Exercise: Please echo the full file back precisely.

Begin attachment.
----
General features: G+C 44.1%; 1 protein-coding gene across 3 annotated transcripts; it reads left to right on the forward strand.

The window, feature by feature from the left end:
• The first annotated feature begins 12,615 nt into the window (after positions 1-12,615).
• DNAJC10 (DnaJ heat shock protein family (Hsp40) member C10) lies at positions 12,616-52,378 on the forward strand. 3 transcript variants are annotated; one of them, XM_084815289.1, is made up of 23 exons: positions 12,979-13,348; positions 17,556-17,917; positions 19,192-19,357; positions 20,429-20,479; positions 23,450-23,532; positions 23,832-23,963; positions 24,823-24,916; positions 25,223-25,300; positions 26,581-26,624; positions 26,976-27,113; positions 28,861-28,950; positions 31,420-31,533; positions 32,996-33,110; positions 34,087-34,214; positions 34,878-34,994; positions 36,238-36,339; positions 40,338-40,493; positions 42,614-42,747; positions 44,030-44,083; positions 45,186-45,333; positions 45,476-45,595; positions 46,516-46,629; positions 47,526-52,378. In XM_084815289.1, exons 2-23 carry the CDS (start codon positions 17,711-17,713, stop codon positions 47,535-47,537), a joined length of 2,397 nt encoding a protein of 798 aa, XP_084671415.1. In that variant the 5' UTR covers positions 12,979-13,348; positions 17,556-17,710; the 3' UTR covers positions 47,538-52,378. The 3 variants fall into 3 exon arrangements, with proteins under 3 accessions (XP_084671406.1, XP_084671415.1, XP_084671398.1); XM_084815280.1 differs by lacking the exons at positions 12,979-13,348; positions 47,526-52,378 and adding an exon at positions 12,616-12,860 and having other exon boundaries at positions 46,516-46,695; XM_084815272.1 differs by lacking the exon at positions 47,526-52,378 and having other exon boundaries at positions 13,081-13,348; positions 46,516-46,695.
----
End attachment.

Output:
General features: G+C 44.1%; 1 protein-coding gene across 3 annotated transcripts; it reads left to right on the forward strand.

The window, feature by feature from the left end:
• The first annotated feature begins 12,615 nt into the window (after positions 1-12,615).
• DNAJC10 (DnaJ heat shock protein family (Hsp40) member C10) lies at positions 12,616-52,378 on the forward strand. 3 transcript variants are annotated; one of them, XM_084815289.1, is made up of 23 exons: positions 12,979-13,348; positions 17,556-17,917; positions 19,192-19,357; positions 20,429-20,479; positions 23,450-23,532; positions 23,832-23,963; positions 24,823-24,916; positions 25,223-25,300; positions 26,581-26,624; positions 26,976-27,113; positions 28,861-28,950; positions 31,420-31,533; positions 32,996-33,110; positions 34,087-34,214; positions 34,878-34,994; positions 36,238-36,339; positions 40,338-40,493; positions 42,614-42,747; positions 44,030-44,083; positions 45,186-45,333; positions 45,476-45,595; positions 46,516-46,629; positions 47,526-52,378. In XM_084815289.1, exons 2-23 carry the CDS (start codon positions 17,711-17,713, stop codon positions 47,535-47,537), a joined length of 2,397 nt encoding a protein of 798 aa, XP_084671415.1. In that variant the 5' UTR covers positions 12,979-13,348; positions 17,556-17,710; the 3' UTR covers positions 47,538-52,378. The 3 variants fall into 3 exon arrangements, with proteins under 3 accessions (XP_084671406.1, XP_084671415.1, XP_084671398.1); XM_084815280.1 differs by lacking the exons at positions 12,979-13,348; positions 47,526-52,378 and adding an exon at positions 12,616-12,860 and having other exon boundaries at positions 46,516-46,695; XM_084815272.1 differs by lacking the exon at positions 47,526-52,378 and having other exon boundaries at positions 13,081-13,348; positions 46,516-46,695.